Allegations by detainees of torture in Afghan detention facilities continue at high rates with the procedural rights of those detained largely ignored, a UN report said Wednesday.
Torture and ill-treatment persist in the facilities of government agencies in Afghanistan, although UNAMA recorded a three per cent reduction in allegations compared to the previous monitoring period.
“Torture can never be justified. It has lasting consequences for victims, their families and society,” said Deborah Lyons, the Secretary-General’s Special Representative for Afghanistan. “I recognize the efforts made by some Government Ministries and Institutions, but much more needs to be done to bring this practice to an end. In particular, perpetrators must be held accountable. This would increase confidence in the rule of law and can be a contributing factor towards peace,” said the envoy, who is also head of UNAMA.
The report is based is based on interviews with 656 detainees, including 565 men, 6 women, 82 boys and 3 girls, in 63 detention facilities in 24 provinces across Afghanistan.
The percentage of credible allegations of incidents of torture and ill-treatment committed by the Afghan National Defense and Security Forces (ANDSF) was recorded at 30.3 per cent, down from 31.9 percent for 2017-2018.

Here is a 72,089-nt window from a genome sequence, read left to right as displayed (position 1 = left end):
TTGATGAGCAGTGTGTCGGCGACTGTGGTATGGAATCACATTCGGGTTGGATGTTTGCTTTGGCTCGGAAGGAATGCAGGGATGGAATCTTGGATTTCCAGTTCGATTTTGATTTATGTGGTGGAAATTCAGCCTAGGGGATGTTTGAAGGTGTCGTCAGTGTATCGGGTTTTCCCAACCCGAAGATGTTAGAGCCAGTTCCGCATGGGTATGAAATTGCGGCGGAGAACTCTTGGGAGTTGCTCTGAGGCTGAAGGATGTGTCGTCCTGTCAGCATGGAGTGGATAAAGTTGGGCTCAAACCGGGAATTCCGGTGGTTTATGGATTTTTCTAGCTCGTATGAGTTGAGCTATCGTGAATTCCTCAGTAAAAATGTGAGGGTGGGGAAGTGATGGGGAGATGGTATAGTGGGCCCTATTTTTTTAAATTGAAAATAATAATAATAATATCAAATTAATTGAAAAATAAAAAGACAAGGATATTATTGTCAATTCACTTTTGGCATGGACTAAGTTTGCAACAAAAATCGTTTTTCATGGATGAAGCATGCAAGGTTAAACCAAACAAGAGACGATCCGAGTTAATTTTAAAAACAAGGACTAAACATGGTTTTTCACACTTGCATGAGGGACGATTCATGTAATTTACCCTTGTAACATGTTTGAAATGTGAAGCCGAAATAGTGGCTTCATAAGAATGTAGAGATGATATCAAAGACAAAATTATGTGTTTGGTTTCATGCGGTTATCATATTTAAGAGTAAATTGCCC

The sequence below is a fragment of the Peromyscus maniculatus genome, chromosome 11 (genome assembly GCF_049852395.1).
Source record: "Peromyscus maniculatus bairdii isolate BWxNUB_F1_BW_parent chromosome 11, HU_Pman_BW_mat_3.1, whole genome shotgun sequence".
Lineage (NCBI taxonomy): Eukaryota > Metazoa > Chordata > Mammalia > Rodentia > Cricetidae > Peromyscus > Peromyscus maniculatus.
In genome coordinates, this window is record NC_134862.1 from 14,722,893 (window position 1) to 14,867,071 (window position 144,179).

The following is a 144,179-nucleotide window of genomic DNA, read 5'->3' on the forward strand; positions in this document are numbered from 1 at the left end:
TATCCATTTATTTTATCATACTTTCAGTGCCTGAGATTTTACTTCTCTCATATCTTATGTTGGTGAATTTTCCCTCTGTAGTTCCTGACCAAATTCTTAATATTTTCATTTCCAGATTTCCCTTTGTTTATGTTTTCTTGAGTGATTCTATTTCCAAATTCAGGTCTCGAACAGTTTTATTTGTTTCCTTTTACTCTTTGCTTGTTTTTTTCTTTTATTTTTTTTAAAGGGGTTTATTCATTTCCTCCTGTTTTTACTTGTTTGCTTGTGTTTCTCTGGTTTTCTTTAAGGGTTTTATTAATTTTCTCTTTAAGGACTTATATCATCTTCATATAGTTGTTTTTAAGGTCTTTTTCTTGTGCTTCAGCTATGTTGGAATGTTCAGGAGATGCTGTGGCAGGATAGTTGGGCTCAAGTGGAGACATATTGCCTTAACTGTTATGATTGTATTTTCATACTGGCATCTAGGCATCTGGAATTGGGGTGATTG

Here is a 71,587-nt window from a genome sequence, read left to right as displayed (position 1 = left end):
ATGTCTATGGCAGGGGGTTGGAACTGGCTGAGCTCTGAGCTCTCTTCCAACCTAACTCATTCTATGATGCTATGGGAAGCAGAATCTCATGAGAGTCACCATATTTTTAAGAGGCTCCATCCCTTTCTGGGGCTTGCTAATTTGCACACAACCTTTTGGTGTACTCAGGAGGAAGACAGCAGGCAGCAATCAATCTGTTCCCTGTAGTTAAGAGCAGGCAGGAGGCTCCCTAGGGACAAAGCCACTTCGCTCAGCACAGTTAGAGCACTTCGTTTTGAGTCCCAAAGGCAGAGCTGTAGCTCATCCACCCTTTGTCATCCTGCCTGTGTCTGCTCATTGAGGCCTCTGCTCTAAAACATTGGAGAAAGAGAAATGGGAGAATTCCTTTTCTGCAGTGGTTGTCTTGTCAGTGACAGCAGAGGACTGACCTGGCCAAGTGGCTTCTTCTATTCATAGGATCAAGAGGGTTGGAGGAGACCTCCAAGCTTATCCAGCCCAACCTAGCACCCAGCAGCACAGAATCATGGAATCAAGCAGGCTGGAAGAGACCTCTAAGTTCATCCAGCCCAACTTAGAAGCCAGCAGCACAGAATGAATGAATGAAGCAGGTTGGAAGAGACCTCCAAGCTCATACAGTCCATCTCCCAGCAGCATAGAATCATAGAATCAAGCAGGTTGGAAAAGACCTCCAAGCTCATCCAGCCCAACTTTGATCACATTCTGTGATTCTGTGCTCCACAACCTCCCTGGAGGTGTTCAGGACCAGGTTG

Allegations of torture in Afghan National Police (ANP) custody was 27.2 per cent, a decrease from the previously recorded 31.2 per cent.
Allegations of torture in National Directorate of Security (NDS) custody decreased from 19.4 to 16 percent.
The report highlights the important role played by internal mechanisms in preventing torture, especially NDS human rights officers visiting places of detention. Similarly, the efforts to prosecute the crime of torture under the 2018 Penal Code by the Anti-Torture Committee of the Attorney General’s Office are underscored.
The report said that it remains a matter of serious concern that more than 30 per cent of all interviewees provided credible and reliable reports of torture and ill-treatment.
Some sharp regional differences are noted in the number of allegations made by detainees. There was a particularly high number of allegations of torture and ill-treatment concerning the ANP in Kandahar, with 57.7 per cent of complaints. The report also noted the disturbing reports of enforced disappearances allegedly linked to the ANP in Kandahar.
Among further concerns are that nearly half of all persons detained by the ANP and NDS assert that they were asked to sign or thumbprint a document without knowing its content. The report expresses particular concern with the practice of solitary and incommunicado detention in NDS custody.
UNAMA recommended the creation of an independent national preventive mechanism on torture described in the Optional Protocol to the Convention against Torture.